I recently completed my PhD in Dr. Robin Cameron’s lab (McMaster University, Canada), where I studied phloem-mediated long-distance immune signalling induced by a bacterial pathogen in Arabidopsis thaliana. Feeling a need to branch out a little, I joined Dr. Sebastian Schornack’s group (Sainsbury Laboratory, University of Cambridge, UK) to study interactions between filamentous microbes and non-vascular early land plants. Our goal is to identify core developmental processes required for the colonization of early land plant tissues by filamentous microbes and to understand how these processes evolved into the defense and symbiotic programs employed by higher plants. Our work will generate transcriptomics data, fluorescent marker lines and microbe inducible promoters for cell biology, and other molecular-genetic tools that will enable the OpenPlant community to explore early land plant biology.
I did my bachelor and master in Biotechnology in Pisa, where I discovered how fascinating plants can be. In the past, I have worked with CRISPR/Cas9 system in two different plant models: Arabidopsis thaliana and Marchantia polymorpha. These were my first experiences related to synthetic biology and they, really, got me involved into it.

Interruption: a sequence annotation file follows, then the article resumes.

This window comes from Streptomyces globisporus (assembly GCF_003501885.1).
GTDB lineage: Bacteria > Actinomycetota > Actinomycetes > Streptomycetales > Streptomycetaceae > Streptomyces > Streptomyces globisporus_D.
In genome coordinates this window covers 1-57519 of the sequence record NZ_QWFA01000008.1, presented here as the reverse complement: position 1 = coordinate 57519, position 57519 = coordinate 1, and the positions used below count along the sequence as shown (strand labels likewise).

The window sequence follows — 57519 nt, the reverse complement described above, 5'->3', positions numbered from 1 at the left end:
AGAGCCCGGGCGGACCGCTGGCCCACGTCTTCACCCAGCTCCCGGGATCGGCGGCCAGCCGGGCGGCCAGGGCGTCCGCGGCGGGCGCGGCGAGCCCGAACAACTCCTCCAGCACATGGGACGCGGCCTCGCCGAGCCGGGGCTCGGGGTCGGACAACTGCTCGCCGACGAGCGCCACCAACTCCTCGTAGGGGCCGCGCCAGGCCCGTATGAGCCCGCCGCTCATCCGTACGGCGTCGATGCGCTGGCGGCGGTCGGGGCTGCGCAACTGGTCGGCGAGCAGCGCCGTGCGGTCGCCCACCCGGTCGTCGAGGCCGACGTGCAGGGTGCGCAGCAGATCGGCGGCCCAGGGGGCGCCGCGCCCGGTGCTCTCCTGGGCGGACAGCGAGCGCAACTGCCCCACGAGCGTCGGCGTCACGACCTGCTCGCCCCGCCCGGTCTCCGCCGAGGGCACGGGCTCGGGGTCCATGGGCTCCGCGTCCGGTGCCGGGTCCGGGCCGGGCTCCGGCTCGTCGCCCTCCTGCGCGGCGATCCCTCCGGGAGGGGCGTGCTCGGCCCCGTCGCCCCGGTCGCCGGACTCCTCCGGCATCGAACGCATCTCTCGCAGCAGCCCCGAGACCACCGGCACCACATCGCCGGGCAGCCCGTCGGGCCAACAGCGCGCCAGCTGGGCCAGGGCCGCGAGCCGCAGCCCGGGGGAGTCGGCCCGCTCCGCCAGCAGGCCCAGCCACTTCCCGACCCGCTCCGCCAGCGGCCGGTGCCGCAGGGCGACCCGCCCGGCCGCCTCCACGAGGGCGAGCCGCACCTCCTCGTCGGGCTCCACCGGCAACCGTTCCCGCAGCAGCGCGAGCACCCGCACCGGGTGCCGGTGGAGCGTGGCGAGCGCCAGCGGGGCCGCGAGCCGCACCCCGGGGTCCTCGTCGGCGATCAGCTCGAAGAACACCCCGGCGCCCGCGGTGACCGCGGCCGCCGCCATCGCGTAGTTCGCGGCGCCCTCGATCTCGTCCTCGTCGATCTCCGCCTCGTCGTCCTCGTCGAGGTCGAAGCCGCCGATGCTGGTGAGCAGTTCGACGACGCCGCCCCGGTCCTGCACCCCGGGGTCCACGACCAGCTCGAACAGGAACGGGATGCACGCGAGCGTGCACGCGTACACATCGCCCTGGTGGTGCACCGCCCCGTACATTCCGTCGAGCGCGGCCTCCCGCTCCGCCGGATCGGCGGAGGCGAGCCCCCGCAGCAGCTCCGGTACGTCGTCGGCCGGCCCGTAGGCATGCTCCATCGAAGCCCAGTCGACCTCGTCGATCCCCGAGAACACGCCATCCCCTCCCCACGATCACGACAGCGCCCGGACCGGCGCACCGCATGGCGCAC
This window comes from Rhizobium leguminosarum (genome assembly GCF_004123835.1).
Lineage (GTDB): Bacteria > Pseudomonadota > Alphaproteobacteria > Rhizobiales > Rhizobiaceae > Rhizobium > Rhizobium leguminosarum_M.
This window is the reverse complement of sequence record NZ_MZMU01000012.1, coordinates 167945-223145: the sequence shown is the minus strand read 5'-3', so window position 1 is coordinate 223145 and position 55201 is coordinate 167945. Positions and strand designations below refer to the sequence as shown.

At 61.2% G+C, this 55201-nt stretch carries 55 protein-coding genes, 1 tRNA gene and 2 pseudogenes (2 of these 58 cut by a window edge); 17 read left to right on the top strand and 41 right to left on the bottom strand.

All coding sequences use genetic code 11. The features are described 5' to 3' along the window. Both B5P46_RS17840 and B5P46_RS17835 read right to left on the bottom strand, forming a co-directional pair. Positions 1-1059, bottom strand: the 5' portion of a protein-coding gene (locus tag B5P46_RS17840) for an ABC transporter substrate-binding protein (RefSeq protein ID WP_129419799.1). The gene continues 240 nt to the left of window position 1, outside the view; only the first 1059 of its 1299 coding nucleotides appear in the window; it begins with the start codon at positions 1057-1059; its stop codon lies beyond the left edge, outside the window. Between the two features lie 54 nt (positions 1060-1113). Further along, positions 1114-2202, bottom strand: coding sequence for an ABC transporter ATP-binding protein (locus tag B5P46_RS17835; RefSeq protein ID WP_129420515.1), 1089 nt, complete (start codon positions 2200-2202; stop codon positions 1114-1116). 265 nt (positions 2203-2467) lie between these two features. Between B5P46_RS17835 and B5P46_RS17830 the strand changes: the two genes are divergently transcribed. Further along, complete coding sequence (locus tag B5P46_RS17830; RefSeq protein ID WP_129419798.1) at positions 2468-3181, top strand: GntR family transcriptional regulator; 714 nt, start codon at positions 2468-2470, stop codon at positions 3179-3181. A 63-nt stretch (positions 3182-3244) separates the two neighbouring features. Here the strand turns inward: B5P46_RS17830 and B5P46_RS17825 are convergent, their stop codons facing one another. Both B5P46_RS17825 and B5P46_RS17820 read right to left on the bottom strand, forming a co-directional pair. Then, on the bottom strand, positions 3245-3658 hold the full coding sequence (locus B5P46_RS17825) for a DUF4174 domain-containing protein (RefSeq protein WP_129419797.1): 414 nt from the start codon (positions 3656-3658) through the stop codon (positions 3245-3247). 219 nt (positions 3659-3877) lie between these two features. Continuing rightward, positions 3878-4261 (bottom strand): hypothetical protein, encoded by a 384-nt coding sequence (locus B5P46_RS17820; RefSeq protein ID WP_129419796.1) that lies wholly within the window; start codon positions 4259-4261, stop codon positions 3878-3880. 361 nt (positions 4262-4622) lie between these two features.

In September 2016 I started as an OpenPlant PhD student at the University of Cambridge. In my first year I will do three lab rotations before beginning my final PhD project. During my first rotation in the Haseloff Lab, I have been developing microscopy techniques to image M. polymorpha gemmae. These tools will allow to retain the signal coming from fluorescent proteins in fixed samples and exploit them to achieve a 3D representation of the plant tissue.
For my second rotation, I moved to a different topic, working in the Schornack lab. This project focuses on plant-pathogen interactions: we are looking for pathogen-responsive promoters in M. polymorpha. These sequences can be exploited to generate new reporter lines.
In the future, I would like to continue working with Marchantia and exploit this plant as a model to implement new synthetic circuits. I think that the OpenPlant Community is a great resource for a PhD student, since a lot of different topics are covered by senior researchers to whom you can ask questions and suggestions about your own project.